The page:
Synchronized reconstitution of muscle fibers, peripheral nerves and blood vessels by murine skeletal muscle-derived CD34−/45− cells
- 150 Downloads
In order to establish the practical isolation and usage of skeletal muscle-derived stem cells (MDSCs), we determined reconstitution capacity of CD34−/CD45− (Sk-DN) cells as a candidate somatic stem cell source for transplantation. Sk-DN cells were enzymatically isolated from GFP transgenic mice (C57/BL6N) skeletal muscle and sorted using fluorescence activated cell sorting (FACS), and expanded by collagen gel-based cell culture with bFGF and EGF. The number of Sk-DN cells was small after sorting (2–8 × 104); however, the number increased 10–20 fold (2–16 × 105) after 6 days of expansion culture, and the cells maintained immature state and multipotency, expressing mRNAs for mesodermal and ectodermal cell lineages. Transplantation of expanded Sk-DN cells into the severe muscle damage model (C57/BL6N wild-type) resulted in the synchronized reconstitution of blood vessels, peripheral nerves and muscle fibers following significant recovery of total muscle mass (57%) and contractile function (55%), whereas the non-cell-transplanted control group showed around 20% recovery in both factors. These reconstitution capacities were supported by the intrinsic plasticity of Sk-DN cells that can differentiate into muscular (skeletal muscle), vascular (pericyte, endothelial cell and smooth muscle) and peripheral nerve (Schwann cells and perineurium) cell lineages that was revealed by transplantation to non-muscle tissue (beneath renal capsule) and fluorescence in situ hybridization (FISH) analysis.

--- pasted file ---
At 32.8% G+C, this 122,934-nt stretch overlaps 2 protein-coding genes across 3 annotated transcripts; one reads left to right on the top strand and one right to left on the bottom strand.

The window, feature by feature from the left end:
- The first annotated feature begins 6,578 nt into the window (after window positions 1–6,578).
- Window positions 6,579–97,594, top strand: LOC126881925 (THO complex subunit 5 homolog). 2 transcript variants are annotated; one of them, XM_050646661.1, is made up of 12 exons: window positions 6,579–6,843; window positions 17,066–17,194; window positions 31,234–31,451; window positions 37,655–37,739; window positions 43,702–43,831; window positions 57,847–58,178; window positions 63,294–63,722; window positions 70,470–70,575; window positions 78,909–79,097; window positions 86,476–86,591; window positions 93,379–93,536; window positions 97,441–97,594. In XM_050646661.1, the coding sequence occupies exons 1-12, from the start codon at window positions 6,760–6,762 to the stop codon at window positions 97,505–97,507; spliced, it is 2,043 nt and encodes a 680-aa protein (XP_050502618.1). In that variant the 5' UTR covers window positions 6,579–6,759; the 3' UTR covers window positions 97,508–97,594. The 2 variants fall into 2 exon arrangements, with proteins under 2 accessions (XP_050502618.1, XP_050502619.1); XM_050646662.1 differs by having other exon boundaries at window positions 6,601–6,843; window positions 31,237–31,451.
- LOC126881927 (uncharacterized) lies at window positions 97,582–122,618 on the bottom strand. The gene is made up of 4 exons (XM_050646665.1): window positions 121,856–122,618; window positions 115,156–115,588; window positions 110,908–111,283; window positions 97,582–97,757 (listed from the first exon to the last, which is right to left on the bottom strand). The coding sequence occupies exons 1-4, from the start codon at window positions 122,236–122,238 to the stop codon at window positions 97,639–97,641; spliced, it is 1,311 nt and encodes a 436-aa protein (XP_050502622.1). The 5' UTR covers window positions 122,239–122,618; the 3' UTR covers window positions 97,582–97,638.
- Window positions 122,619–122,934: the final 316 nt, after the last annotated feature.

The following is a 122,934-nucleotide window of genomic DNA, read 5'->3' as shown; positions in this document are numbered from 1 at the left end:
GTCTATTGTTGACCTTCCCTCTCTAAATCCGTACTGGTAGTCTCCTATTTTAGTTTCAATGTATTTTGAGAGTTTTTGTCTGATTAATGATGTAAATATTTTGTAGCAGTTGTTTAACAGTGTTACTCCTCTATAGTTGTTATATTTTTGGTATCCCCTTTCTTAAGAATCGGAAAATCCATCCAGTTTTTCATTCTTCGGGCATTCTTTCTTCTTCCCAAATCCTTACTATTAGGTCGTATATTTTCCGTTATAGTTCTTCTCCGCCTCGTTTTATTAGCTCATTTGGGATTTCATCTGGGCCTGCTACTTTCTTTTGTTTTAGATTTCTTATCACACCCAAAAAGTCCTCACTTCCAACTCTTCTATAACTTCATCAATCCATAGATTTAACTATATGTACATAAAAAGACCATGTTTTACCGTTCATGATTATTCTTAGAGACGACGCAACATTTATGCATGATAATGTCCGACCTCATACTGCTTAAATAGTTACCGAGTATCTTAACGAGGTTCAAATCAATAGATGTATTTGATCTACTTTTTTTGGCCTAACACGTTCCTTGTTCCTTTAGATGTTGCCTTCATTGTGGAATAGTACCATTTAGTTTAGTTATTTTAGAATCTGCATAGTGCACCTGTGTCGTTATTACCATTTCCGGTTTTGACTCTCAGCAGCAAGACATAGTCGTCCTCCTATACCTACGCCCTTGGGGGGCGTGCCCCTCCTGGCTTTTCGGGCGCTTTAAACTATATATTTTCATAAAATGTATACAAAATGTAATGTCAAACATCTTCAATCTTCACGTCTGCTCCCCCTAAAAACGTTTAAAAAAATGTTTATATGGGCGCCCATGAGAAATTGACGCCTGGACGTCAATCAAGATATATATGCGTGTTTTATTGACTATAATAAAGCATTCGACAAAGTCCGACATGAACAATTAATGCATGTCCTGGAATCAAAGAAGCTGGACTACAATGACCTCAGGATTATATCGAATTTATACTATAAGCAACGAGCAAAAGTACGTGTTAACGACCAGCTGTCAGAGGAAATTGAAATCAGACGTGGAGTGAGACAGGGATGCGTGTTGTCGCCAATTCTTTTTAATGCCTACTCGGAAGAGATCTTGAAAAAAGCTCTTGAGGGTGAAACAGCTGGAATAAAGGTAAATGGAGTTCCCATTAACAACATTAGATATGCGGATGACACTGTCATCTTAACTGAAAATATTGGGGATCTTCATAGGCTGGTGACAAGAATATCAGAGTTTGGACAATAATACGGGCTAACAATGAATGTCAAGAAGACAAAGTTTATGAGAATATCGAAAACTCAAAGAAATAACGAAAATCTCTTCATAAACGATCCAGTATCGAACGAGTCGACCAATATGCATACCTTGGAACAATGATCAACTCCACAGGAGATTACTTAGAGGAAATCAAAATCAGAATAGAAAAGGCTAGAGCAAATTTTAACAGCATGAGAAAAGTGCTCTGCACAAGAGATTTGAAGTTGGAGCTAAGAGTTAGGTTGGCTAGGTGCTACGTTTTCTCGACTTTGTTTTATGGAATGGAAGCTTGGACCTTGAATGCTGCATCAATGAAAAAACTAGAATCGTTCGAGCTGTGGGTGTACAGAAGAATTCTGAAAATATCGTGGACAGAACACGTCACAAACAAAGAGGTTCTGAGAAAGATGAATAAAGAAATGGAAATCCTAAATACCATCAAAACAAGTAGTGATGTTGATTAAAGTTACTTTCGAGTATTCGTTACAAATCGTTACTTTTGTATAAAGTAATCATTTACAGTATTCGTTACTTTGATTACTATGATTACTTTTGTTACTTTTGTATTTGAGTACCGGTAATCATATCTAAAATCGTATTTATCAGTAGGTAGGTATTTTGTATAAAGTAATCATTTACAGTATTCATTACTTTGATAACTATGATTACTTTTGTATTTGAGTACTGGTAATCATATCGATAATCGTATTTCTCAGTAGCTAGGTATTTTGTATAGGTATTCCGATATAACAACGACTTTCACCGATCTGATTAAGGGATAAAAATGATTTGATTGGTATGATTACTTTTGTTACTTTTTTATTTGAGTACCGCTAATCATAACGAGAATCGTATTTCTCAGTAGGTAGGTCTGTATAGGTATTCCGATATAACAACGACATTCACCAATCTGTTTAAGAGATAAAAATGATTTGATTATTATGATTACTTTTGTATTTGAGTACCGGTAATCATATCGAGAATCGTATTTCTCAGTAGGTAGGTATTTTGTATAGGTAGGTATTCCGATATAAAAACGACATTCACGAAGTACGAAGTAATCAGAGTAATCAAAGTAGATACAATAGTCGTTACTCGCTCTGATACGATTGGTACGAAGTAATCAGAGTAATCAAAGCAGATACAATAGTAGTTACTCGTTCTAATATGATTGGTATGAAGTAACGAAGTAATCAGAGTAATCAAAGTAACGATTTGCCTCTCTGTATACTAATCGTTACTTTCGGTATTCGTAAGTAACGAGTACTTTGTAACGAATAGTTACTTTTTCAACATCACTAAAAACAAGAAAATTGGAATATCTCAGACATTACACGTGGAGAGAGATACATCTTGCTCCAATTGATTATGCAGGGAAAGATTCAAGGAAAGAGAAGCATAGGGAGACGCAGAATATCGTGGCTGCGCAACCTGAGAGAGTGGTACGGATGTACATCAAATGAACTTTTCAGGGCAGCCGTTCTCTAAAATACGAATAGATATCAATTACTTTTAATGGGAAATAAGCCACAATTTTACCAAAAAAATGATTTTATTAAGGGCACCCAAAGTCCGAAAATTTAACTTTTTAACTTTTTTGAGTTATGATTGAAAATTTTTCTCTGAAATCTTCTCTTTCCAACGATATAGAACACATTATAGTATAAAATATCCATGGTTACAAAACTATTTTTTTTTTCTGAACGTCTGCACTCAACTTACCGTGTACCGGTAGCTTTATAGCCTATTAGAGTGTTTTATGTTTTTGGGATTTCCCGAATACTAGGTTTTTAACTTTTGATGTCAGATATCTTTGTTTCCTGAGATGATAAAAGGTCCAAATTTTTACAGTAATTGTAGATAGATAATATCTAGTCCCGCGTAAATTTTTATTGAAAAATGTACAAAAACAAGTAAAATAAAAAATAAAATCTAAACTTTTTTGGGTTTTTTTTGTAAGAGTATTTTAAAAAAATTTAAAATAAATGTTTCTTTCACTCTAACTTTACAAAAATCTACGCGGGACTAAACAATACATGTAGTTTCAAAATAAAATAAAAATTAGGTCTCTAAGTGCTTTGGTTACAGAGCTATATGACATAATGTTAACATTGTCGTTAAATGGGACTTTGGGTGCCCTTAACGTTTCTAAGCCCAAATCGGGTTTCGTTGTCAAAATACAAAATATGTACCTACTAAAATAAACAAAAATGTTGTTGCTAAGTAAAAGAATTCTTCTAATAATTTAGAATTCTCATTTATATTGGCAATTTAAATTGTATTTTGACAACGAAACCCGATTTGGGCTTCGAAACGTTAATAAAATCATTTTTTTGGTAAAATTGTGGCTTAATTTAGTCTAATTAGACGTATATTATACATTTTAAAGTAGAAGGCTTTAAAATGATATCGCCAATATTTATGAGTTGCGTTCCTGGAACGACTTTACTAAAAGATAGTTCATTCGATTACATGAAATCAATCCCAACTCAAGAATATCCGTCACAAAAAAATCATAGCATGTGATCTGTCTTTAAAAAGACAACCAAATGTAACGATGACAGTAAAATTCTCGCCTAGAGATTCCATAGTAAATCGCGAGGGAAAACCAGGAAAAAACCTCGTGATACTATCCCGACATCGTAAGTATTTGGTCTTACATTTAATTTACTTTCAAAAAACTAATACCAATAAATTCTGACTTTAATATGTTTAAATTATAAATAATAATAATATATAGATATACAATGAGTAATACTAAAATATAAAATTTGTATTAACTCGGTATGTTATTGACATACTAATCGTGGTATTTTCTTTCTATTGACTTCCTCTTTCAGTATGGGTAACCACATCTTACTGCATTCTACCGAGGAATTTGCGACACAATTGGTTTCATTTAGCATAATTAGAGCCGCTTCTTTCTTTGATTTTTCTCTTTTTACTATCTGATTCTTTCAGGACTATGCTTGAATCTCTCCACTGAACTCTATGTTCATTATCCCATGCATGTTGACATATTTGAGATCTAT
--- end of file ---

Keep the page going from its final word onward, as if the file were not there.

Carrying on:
KeywordsSomatic stem cells Murine skeletal muscle Transplantation Severe muscle damage Tetanic tension out-put
This work was supported by a Grant-in-Aid for Scientific Research from the Ministry of Education, Science and Culture of Japan, New Energy and Industrial Technology Development Organization, and Tokai University Research aid.
- Edelman GM (1992) Topobiology: an introduction to molecular embryology. Basic Books, New York, p 18Google Scholar
- Tamaki T, Okada Y, Uchiyama Y, Tono K, Wada M, Hoshi A, Ishikawa T, Akatsuka A (2007) Clonal multipotency of skeletal muscle-derived stem cells between mesodermal and ectodermal lineage. Stem Cells (in press)Google Scholar
- Torrente Y, Tremblay JP, Pisati F, Belicchi M, Rossi B, Sironi M, Fortunato F, El Fahime M, D’Angelo MG, Caron NJ, Constantin G, Paulin D, Scarlato G, Bresolin N (2001) Intraarterial injection of muscle-derived CD34(+)Sca-1(+) stem cells restores dystrophin in mdx mice. J Cell Biol 152:335–348PubMedCrossRefGoogle Scholar
- Young HE, Steele TA, Bray RA, Hudson J, Floyd JA, Hawkins K, Thomas K, Austin T, Edwards C, Cuzzourt J, Duenzl M, Lucas PA, Black AC Jr (2001) Human reserve pluripotent mesenchymal stem cells are present in the connective tissues of skeletal muscle and dermis derived from fetal, adult, and geriatric donors. Anat Rec 264:51–62PubMedCrossRefGoogle Scholar